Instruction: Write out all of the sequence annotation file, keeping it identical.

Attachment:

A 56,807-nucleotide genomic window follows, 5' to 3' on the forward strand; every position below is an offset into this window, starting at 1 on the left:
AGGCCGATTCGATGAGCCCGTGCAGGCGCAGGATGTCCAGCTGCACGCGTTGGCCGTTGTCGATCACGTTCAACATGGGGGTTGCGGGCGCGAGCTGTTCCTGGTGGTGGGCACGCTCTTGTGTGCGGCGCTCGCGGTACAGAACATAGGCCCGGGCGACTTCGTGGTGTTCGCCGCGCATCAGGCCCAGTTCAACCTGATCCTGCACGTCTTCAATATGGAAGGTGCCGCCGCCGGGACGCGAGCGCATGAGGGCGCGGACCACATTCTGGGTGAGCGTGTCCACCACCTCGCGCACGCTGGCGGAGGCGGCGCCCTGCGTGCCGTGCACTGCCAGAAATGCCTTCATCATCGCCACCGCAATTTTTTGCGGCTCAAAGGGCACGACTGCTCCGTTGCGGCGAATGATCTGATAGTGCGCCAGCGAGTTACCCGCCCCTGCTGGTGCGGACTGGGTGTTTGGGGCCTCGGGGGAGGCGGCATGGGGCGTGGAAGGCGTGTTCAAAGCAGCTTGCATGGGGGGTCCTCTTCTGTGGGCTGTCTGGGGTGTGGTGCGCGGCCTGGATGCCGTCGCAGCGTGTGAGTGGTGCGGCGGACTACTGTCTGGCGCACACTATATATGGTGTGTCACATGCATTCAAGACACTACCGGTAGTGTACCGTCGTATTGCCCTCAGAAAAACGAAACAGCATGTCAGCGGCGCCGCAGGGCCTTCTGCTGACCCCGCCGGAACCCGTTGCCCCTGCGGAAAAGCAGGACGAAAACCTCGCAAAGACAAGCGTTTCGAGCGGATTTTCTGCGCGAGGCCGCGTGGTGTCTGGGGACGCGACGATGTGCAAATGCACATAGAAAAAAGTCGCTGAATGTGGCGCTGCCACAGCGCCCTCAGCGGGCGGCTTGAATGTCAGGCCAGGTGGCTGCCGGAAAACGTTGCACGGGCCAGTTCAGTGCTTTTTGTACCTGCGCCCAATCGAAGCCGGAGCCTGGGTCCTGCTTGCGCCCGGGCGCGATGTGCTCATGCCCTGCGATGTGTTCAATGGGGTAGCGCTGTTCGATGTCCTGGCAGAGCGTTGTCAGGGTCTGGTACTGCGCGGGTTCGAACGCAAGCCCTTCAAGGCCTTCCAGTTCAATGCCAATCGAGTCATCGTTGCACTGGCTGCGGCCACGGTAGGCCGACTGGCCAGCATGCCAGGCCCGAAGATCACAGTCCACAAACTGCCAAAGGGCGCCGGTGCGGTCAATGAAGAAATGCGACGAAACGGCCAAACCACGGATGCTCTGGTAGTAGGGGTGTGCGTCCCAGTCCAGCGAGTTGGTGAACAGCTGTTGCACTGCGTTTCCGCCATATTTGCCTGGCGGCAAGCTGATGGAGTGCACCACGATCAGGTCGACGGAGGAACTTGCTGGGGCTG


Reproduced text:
A 56,807-nucleotide genomic window follows, 5' to 3' on the forward strand; every position below is an offset into this window, starting at 1 on the left:
AGGCCGATTCGATGAGCCCGTGCAGGCGCAGGATGTCCAGCTGCACGCGTTGGCCGTTGTCGATCACGTTCAACATGGGGGTTGCGGGCGCGAGCTGTTCCTGGTGGTGGGCACGCTCTTGTGTGCGGCGCTCGCGGTACAGAACATAGGCCCGGGCGACTTCGTGGTGTTCGCCGCGCATCAGGCCCAGTTCAACCTGATCCTGCACGTCTTCAATATGGAAGGTGCCGCCGCCGGGACGCGAGCGCATGAGGGCGCGGACCACATTCTGGGTGAGCGTGTCCACCACCTCGCGCACGCTGGCGGAGGCGGCGCCCTGCGTGCCGTGCACTGCCAGAAATGCCTTCATCATCGCCACCGCAATTTTTTGCGGCTCAAAGGGCACGACTGCTCCGTTGCGGCGAATGATCTGATAGTGCGCCAGCGAGTTACCCGCCCCTGCTGGTGCGGACTGGGTGTTTGGGGCCTCGGGGGAGGCGGCATGGGGCGTGGAAGGCGTGTTCAAAGCAGCTTGCATGGGGGGTCCTCTTCTGTGGGCTGTCTGGGGTGTGGTGCGCGGCCTGGATGCCGTCGCAGCGTGTGAGTGGTGCGGCGGACTACTGTCTGGCGCACACTATATATGGTGTGTCACATGCATTCAAGACACTACCGGTAGTGTACCGTCGTATTGCCCTCAGAAAAACGAAACAGCATGTCAGCGGCGCCGCAGGGCCTTCTGCTGACCCCGCCGGAACCCGTTGCCCCTGCGGAAAAGCAGGACGAAAACCTCGCAAAGACAAGCGTTTCGAGCGGATTTTCTGCGCGAGGCCGCGTGGTGTCTGGGGACGCGACGATGTGCAAATGCACATAGAAAAAAGTCGCTGAATGTGGCGCTGCCACAGCGCCCTCAGCGGGCGGCTTGAATGTCAGGCCAGGTGGCTGCCGGAAAACGTTGCACGGGCCAGTTCAGTGCTTTTTGTACCTGCGCCCAATCGAAGCCGGAGCCTGGGTCCTGCTTGCGCCCGGGCGCGATGTGCTCATGCCCTGCGATGTGTTCAATGGGGTAGCGCTGTTCGATGTCCTGGCAGAGCGTTGTCAGGGTCTGGTACTGCGCGGGTTCGAACGCAAGCCCTTCAAGGCCTTCCAGTTCAATGCCAATCGAGTCATCGTTGCACTGGCTGCGGCCACGGTAGGCCGACTGGCCAGCATGCCAGGCCCGAAGATCACAGTCCACAAACTGCCAAAGGGCGCCGGTGCGGTCAATGAAGAAATGCGACGAAACGGCCAAACCACGGATGCTCTGGTAGTAGGGGTGTGCGTCCCAGTCCAGCGAGTTGGTGAACAGCTGTTGCACTGCGTTTCCGCCATATTTGCCTGGCGGCAAGCTGATGGAGTGCACCACGATCAGGTCGACGGAGGAACTTGCTGGGGCTG